28 November 2016
Why I Go to Church
Today’s society is not a church-going crowd. At least it seems that way to me.
Growing up in the 50s, going to church on Sunday mornings was an activity many Americans engaged in. It was expected, even required in some instances. Some businesses asked you what church you attended as part of the employment evaluation. School teachers were likewise expected to attend church if they were going to work in the school system teaching young Americans.
My mother and father grew up attending a little Methodist church in their home town of Marshall, Texas. After they married in 1933, they moved to New York City. From what I can gather, church quickly fell by the wayside. Later, after my mother married my step father, they spoke often of attending church. So off we’d go on a Sunday morning to fulfill some societal expectation, more than likely. We’d attend for two or three weeks, then begin to miss going until we stopped altogether. My brother, sister and I were always glad to see these church sprees end.
This was also a time in our nation when divorce was still rare, and one did not discuss such a topic in polite society. In fact, some families did not allow their children to play with me because I was from a divorced family. It was not uncommon to have a teacher ask why my last name was different from my parents’. Like I said, it was a different time.
In any event, I never got into the habit of attending church. In fact, I was 24 years old when I surrendered my life to Jesus. Only then did I realize that I needed to attend church.
If you will indulge me, I will list, in no specific order, some of the reasons I find attending church not only important, but essential in my life.
1. I am a traveler heading for Heaven. As an old hymn says, “I’m just a
poor, wayfaring stranger.” Another says, “This world is not my home.” As a follower of Jesus, I know there’s a better place waiting in Heaven. But as long as I’m here on planet Earth, I need to be surrounded and embraced, literally, by others who are on this pilgrim road as well. The people in my church are familiar to me. I was their pastor for sixteen years. My wife and I love these folks, and we are loved by them in return. This is why when I retired from the pastoral ministry a few years ago, Isaura and I wanted to continue attending there, with the proviso that the new pastor was comfortable having the previous guy hanging around.
2. I need encouragement and refreshing. Living for Jesus is fraught with
challenges regardless of where you live on this celestial ball. Coming together with others who face life’s daily challenges allows us to draw strength from one another, realizing we are not alone in the journey. As we grow in the Spirit, we lift each other up through prayer, and sharing verses of Scripture, and a thoughtful and timely word of encouragement. These weekly encounters in a designated place, such as the church, opens up opportunities to gather together around the table to share a meal, such as a church pot luck; or lunch at a nearby restaurant; or having folks over for a home-cooked meal. After all, in Christ, we are all brothers and sisters.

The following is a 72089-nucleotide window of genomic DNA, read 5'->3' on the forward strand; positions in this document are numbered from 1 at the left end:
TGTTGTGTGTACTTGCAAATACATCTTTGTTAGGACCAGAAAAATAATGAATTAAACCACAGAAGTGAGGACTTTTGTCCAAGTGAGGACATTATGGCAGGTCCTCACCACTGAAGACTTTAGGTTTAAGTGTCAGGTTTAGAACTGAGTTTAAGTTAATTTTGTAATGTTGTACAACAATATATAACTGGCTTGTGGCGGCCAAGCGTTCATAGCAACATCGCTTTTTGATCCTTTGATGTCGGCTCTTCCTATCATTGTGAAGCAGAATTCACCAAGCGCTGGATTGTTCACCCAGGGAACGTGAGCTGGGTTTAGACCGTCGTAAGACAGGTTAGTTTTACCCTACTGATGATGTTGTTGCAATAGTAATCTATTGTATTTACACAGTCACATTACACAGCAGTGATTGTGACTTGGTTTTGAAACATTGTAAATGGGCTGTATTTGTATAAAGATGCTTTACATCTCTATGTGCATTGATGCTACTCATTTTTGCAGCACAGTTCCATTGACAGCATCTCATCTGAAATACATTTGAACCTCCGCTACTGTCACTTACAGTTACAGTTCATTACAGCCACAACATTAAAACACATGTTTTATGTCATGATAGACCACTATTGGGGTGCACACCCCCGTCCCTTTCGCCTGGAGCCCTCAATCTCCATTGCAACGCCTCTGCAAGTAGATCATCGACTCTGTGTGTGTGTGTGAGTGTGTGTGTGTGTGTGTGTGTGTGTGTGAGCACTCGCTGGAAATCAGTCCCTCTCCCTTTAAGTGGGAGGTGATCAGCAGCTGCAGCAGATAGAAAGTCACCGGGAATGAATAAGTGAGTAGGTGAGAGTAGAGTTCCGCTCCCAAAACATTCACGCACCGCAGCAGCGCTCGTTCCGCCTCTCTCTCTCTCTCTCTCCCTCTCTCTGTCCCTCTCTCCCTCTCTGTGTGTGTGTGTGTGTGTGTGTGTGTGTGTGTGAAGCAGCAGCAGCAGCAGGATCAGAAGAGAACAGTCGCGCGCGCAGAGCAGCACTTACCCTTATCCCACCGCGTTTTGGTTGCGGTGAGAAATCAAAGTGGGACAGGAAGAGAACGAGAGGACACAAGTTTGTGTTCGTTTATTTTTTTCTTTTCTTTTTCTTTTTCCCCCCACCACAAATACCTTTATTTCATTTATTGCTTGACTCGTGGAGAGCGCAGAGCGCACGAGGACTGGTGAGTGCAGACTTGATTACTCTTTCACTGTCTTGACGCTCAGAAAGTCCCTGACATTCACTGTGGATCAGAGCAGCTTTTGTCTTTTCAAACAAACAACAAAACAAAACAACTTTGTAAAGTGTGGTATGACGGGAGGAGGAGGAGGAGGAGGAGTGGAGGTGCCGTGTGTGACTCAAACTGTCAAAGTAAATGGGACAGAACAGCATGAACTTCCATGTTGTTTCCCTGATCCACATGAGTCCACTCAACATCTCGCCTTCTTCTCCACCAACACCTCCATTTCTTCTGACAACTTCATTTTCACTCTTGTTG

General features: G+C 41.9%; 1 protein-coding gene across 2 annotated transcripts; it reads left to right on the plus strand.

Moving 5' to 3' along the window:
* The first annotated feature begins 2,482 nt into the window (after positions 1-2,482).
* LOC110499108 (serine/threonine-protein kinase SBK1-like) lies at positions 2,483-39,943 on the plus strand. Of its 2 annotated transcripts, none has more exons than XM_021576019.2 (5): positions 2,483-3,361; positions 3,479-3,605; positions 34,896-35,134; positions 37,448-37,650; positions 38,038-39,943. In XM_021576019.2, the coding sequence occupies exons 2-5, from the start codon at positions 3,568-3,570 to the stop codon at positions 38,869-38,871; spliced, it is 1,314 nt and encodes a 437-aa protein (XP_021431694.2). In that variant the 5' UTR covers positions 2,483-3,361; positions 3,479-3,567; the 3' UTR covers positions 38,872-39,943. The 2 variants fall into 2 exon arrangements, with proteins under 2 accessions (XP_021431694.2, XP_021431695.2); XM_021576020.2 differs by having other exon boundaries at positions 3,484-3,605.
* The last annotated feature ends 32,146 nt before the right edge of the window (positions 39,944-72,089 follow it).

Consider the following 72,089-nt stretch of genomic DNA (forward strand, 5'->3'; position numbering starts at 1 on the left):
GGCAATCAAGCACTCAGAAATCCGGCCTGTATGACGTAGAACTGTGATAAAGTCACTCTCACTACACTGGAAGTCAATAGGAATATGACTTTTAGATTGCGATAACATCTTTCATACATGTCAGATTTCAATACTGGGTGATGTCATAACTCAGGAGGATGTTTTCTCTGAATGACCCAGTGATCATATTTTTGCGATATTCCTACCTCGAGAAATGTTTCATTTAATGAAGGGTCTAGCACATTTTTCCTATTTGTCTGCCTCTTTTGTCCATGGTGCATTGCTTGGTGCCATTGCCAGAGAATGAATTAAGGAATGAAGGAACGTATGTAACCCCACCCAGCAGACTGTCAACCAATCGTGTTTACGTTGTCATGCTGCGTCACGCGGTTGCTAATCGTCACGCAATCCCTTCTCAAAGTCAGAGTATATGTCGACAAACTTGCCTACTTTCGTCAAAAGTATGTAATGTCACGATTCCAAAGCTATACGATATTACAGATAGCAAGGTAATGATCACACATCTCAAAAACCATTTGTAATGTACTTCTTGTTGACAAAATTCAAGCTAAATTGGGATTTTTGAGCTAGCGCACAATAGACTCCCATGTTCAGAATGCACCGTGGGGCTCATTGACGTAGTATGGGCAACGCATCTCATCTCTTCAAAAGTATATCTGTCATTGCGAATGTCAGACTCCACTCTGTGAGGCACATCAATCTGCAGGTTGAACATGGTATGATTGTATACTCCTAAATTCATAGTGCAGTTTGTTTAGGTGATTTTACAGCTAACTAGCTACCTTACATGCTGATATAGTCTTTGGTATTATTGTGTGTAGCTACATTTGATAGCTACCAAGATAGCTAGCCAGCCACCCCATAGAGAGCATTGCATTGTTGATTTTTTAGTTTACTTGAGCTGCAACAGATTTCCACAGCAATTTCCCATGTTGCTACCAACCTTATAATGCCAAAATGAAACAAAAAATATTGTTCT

3. I need the blessing of worship. This begins for me each Sunday
by singing the old hymns. After finishing seminary, I was serving as youth pastor at a church in San Jose. Our daughter, Laura, was about three at that time when one of the men in the church asked her, “What does your daddy do?” Laura spoke right up, saying, “My daddy wears a suit, and sings loud.” That about summed it up! And it hasn’t changed. Singing, particularly the old hymns of the faith, is nourishment to my soul, and gives life to my bones. I can never get enough of it. I serve in the church on the worship team in both morning services. We have a great time together.
4. I need the challenge from God’s Word. I know one thing for sure:
Without the teaching and preaching of God’s Word, I would surely shrivel up and die spiritually speaking. Through pastors who faithfully proclaim God’s Word I am invigorated because the Bible rings true in my soul, and I must align my life in accordance with that word of instruction. At times, I am under the conviction of God’s spirit, pointing out areas in my life that need his correction. Other times, I’m simply enjoying God’s Word. I recount the many blessings I have enjoyed from his gracious hand. Still other times, I am greatly encouraged by standing on the promises of God.
5. I need the life of the church. I’m not talking about a building. I’m
referring to the people who are God’s church. Several times during the week we have the opportunity to come together in fellowship. I’m comfortable coming into the church because I am a sinner saved by God’s amazing grace. And I get to be with other sinners who have experienced his amazing grace as well. I am far from perfect, and so are we all. That’s why I need to be with others who know Jesus. He’s the one who is perfect, and he leads imperfect people to Glory.
Believe me when I tell you this: You want me to be regularly attending church. Why do I say this? Because when I begin to ignore my walk with Jesus, my old nature has a way of worming its way back into my life. Those things that plagued me before I accepted Christ have a sneaky way of reappearing, such as impatience, a short temper, selfishness, a foul mouth, and various and sundry sinful behaviors that need to always be under the blood of Jesus. If I slip in my walk with the Master, (what used to be called, “backsliding”) then I am not someone you would want to be around.
This is why at Advent Season, I am so glad Jesus came some 2000 years ago. He came to save me from the ravages of sin by dying on the cross. I will serve him because he loves me, and I love him. He is the Head of the church, and that’s where I belong!